As the number of film adaptations set to be released in the 2015 illustrates, Hollywood seems firmly committed to turning to the world of young adult fiction for inspiration–and box office success. While this trend is exciting for YA fiction fans, the lack of the diversity present in the stories selected remains disheartening. While planning a recent movie night at my library, I was freshly reminded of this problem and as usual, I took to Twitter to share my frustration.
The ensuing discussion was vibrant and, inspired, I polled friends & colleagues to develop a wish list of diverse young adult novels we’d like to see on the silver screen.
Talented young set designer Emi is spending the summer before college with her best friend Charlotte in Emi’s older brother’s apartment when an estate sale & a mysterious letter brings Ava into her life. But despite their immediate, electric connection, Emi & Ava each have pain in their past and their path to happily ever after will be far from simple. Between Emi and Ava’s “will they or won’t they” chemistry, great supporting characters and an intriguing setting, you’ve got the perfect rom-com of the summer!
Alek Khederian assumed that summer school will be an extension of his horrible freshman year; he never expected that it would lead him to Ethan. Alek can’t imagine why someone like confident skateboarder Ethan wants to hang out with him and when romantic sparks start to fly between them, Alek will have re-evaluate everything he knew about himself. This novel isn’t just a lovely coming of age tale–it’s a love letter to New York City and Alek’s Armenian heritage featuring a built-in soundtrack of Rufus Wainwright songs. Continue reading From Page To Screen: A ‘We Need Diverse Books’ Wish List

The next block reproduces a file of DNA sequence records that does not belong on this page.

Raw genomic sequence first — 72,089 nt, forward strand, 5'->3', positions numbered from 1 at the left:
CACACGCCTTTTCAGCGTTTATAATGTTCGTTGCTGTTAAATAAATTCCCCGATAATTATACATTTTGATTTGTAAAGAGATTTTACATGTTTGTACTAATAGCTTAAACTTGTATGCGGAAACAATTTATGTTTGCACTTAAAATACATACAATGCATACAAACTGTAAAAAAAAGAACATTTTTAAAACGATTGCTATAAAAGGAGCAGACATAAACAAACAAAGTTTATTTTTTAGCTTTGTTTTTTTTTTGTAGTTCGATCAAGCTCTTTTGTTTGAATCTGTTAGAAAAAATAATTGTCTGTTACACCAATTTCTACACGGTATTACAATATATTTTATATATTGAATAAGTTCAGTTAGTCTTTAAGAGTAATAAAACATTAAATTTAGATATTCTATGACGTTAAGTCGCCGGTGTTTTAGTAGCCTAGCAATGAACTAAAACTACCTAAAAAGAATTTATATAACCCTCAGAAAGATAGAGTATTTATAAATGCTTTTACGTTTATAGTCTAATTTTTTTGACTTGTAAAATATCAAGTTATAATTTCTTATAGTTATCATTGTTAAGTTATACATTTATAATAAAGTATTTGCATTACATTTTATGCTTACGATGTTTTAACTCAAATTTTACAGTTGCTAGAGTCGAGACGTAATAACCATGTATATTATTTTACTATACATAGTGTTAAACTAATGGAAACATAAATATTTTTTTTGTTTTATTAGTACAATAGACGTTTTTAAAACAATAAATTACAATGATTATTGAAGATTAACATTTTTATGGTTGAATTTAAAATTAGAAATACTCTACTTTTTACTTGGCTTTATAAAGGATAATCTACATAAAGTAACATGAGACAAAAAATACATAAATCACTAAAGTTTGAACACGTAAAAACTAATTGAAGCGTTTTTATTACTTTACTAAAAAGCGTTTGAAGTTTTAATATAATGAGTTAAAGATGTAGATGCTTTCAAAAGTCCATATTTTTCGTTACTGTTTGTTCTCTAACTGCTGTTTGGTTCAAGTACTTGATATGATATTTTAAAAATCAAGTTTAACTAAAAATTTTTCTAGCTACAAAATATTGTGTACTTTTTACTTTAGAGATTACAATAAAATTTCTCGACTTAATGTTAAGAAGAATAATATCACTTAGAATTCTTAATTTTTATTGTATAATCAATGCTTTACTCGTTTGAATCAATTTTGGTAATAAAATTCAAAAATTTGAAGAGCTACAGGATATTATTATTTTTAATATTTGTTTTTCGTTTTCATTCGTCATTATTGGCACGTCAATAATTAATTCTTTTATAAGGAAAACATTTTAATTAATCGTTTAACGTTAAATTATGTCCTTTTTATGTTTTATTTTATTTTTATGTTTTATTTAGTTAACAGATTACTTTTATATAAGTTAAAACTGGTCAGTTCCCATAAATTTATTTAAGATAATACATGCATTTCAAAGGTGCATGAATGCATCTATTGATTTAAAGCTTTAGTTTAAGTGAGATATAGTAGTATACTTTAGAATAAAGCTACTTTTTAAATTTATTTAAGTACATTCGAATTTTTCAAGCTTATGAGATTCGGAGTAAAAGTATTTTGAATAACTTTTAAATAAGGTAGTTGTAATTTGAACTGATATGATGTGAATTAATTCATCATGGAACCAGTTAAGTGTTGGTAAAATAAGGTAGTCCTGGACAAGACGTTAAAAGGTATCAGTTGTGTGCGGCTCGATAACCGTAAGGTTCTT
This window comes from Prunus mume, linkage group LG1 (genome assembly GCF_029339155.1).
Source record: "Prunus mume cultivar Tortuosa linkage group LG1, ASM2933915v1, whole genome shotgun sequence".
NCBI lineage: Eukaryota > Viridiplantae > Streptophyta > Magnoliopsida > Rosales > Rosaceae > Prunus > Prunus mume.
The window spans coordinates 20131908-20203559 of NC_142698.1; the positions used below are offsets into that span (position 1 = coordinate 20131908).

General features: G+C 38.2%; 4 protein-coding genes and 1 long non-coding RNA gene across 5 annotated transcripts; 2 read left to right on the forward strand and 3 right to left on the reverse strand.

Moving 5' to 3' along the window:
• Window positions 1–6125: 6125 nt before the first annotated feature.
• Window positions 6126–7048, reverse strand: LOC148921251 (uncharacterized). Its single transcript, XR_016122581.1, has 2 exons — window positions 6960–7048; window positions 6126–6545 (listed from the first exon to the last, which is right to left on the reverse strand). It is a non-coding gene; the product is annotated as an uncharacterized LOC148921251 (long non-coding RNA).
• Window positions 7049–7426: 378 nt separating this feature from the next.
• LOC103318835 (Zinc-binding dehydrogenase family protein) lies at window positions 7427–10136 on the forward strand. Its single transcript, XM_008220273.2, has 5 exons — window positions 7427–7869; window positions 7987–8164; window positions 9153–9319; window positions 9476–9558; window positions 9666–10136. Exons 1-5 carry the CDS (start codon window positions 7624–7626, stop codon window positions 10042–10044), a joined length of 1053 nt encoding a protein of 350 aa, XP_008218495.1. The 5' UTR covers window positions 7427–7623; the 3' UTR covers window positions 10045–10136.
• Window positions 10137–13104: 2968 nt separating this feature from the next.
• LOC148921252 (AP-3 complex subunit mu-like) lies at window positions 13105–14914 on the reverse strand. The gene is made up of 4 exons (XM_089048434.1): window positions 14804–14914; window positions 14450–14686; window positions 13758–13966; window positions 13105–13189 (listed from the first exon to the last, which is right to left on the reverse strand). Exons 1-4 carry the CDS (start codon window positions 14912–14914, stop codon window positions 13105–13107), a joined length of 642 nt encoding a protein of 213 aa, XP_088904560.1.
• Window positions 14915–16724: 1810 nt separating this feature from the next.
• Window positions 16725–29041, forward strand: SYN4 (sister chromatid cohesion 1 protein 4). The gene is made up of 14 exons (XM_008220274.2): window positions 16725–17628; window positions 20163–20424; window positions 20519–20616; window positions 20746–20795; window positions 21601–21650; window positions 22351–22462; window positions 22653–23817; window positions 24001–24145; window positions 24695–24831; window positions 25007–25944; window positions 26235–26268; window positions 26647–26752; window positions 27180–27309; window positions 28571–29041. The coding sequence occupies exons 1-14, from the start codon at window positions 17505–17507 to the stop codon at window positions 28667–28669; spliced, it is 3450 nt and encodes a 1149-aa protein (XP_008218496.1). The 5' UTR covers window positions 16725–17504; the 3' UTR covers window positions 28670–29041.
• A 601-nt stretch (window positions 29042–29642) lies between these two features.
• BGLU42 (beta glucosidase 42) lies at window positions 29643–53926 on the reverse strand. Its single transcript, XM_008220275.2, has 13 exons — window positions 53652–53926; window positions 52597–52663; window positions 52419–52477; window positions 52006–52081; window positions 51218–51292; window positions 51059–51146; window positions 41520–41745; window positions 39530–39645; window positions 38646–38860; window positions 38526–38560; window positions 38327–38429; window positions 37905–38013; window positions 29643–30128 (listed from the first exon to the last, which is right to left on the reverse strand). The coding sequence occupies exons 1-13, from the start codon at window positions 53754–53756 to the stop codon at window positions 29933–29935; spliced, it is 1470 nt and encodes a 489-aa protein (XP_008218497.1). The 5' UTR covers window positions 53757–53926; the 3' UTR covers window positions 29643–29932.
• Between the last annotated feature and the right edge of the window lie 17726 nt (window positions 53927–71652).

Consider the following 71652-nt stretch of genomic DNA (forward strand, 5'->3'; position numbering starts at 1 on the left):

Historical fiction can be a deceptively complex genre to define. It would seem initially that any fiction set in the past might be considered historical fiction but as we examine this basic distinction, it becomes significantly less simple. After all, how far into the past does a novel need to be set to be considered historical rather than contemporary realistic fiction? Do we use a specific range of years? Do we consider the likely cultural memory and lived experiences of the intended audience? For the purposes of this guide, I’ve decided to define historical fiction as a novel set in the past in which the particular realities of that time and place play a significant role in the narrative.
The genre of historical fiction is vast and varied. The idea of compiling a definitive genre guide is fairly daunting so I chose a focus: “off the beaten path” historical fiction–novels set in the past that feature perspectives, places, time periods, or events frequently unexplored in both the average history class curriculum and historical fiction.
These novels expand the genre beyond the ‘white people in interesting clothing’ approach that can dominate the historical fiction shelves. In the process of creating history, many voices have been silenced, forgotten, or shoved aside. Good historical fiction–like all good fiction–weaves an absorbing story with complex characters, providing us with an opportunity to counteract simplified or biased versions of history. Through fiction, readers can look at well-known events from a new perspective, immerse themselves in unfamiliar cultures, or see an exploration of their heritage.